In 2017, France voted a self-conceited Emmanuelle Macron to dodge Marine Le Pen whose party has a disturbing history of anti-Semitism and casual racism. Macron had never stood for even a local election, but his marketing campaign presented him as a fantastic choice. The French electoral system has two rounds, and if the extreme-right ends up in the second round, racism takes centre stage, providing the perfect smokescreen for flawed economic policies. And so, Macron made his entry onto the scene. His style has effectively reduced France from a democracy to a technocracy, robbing the nation of its passion and pride. Macron belongs to a breed of politicians who care little for democracy and push for technocrats to achieve results that undermine the democratic process. Even France’s foreign policy reflects his views. For instance, the recent tragedy in Lebanon will cost the Lebanese an estimated $30 million to rebuild their capital. Lebanon lacks the required finances, which means that they will need donors. Naturally, those who donate get to dictate state policy and perhaps even shape leadership. The Macron model of Technocracy is ignorant of the reality that Lebanon is rife with sectarian politics, and a technocrat style might boomerang.

Closer to home, Macron’s technocratic policies speak for themselves; from social issues to security concerns, France is now under attack from our elite on the top of the Pyramid who are too busy creating self-wealth. The vast majority of politicians move quickly from the public sector to lucrative private sector jobs. This is referred to as Pantouflage and is systemic and helps grease the wheels of corruption. To be fair, France is not alone here; Tony Blair (the ex-Prime Minister of the UK), Gerhard Schröder (the ex-Chancellor of Germany) and many others have ensured their smooth exit from the public sector into the lucrative private sector. What is worse, France has an ancient history of civil unrest; after all, the nation gave Europe its sense of revolutions too. The revolutionary spirit flows deep through French veins. While striking is dismissed and ridiculed by the rest of the world, the spirit of change through marching is alive and well in France. While people often complain of France striking, they tend to forget the fact that Germany and the UK have lost that democratic right. In most cases, they simply don’t have the democratic option to organise pickets; if Germans are allowed to strike for better working conditions depends on if they work for a private employer, the church or the state, amongst many other things.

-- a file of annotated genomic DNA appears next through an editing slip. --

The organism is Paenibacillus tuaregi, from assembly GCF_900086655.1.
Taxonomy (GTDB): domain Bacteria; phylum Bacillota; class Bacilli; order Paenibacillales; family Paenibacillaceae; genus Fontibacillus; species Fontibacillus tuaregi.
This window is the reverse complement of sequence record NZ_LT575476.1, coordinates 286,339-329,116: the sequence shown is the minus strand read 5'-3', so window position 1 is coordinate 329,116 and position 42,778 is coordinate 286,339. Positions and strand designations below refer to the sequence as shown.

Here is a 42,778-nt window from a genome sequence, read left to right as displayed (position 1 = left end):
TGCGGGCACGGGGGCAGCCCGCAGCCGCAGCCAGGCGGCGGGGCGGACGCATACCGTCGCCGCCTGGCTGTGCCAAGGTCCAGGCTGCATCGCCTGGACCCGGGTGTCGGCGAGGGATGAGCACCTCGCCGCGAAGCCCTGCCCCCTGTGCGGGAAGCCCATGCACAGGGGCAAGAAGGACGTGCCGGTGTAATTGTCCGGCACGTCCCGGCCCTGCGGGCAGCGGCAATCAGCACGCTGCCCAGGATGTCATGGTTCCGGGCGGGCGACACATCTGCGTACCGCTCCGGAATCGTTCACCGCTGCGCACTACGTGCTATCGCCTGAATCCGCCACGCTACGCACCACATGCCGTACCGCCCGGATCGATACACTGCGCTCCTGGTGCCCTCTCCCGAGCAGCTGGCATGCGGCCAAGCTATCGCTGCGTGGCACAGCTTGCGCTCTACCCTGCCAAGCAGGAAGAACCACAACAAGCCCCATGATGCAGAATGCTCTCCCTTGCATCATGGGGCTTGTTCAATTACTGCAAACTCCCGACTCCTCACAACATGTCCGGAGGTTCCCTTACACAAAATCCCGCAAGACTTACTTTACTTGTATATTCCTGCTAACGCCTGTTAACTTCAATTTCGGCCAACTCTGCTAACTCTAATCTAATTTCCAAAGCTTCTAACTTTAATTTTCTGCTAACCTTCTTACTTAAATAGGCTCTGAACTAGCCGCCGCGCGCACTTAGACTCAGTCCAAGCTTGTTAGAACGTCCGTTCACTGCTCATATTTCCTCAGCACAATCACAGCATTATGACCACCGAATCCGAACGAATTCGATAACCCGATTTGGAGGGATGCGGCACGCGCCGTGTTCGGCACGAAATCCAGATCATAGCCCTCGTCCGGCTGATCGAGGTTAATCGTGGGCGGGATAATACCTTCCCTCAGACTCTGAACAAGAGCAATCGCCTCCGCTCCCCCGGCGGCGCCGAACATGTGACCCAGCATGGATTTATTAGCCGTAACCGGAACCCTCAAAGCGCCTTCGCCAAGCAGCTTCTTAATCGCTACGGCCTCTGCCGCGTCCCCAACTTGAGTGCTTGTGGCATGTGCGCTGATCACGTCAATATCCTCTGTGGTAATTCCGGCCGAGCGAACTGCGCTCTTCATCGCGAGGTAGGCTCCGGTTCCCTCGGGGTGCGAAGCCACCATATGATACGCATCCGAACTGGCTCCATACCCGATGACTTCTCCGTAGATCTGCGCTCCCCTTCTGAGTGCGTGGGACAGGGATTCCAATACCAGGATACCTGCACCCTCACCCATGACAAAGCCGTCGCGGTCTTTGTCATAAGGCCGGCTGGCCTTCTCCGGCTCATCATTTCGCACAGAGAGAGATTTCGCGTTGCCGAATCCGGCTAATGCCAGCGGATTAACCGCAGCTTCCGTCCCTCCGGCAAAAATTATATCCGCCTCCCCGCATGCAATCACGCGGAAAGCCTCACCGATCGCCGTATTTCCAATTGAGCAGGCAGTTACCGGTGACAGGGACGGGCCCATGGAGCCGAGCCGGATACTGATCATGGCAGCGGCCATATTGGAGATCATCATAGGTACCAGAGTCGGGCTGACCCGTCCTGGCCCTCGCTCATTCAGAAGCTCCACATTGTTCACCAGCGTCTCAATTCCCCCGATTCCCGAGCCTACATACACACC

One of the key reasons why France’s sense of equality has been ruptured is the fact that French identity has gone through the biggest cultural change in its history. France is home to perhaps the largest Muslim population of Europe. While some have assimilated in the French terms – which involves adopting the French lifestyle and culture as theirs – many seem at loggerheads (to say the very least) with French values. From random knife attacks to ‘mentally unstable’ individuals carrying out attacks in the name of Islam, France is terrorised by sections of its own populations. In times of economic turmoil, people tend to find comfort in their culture. France’s youth of immigrant origin are unemployed and some may argue unemployable because they lack the skills and education required for proper jobs. As a consequence, they tend to cling to their culture which offers solace. While Muslims cling to their sense of an Islamic society, the rest of our society longs for douce France.

The loss of shared values and the absence of nation-building have led to a fragmented society where France as a civilisation is under scrutiny. It was Aimé Césaire, who rightly said ‘Une civilisation qui ruse avec ses principes est une civilisation moribonde’, meaning, a civilisation that betrays its principles is a dead civilisation. The trouble is the new France is deeply divided even about its principles and so we are incapable of telling ruse from reality.

Citations

  1. Some like it haute: Fouquet’s in Paris, 27 January 2012, The Financial Times.
  1. Nicolas Sarkozy’s image as bling-bling president returns over Crillon lunch, 12 April 2012, The Guardian
  2. Has France’s Macron lost his charm?, 25 September 2018, BBC World News
  3. France’s Macron pushes for a government of technocrats to rescue Lebanon
  4. Workers’ rights in Germany: Not everyone can go on strike, 11 October 2017, DW Deutsche Wellb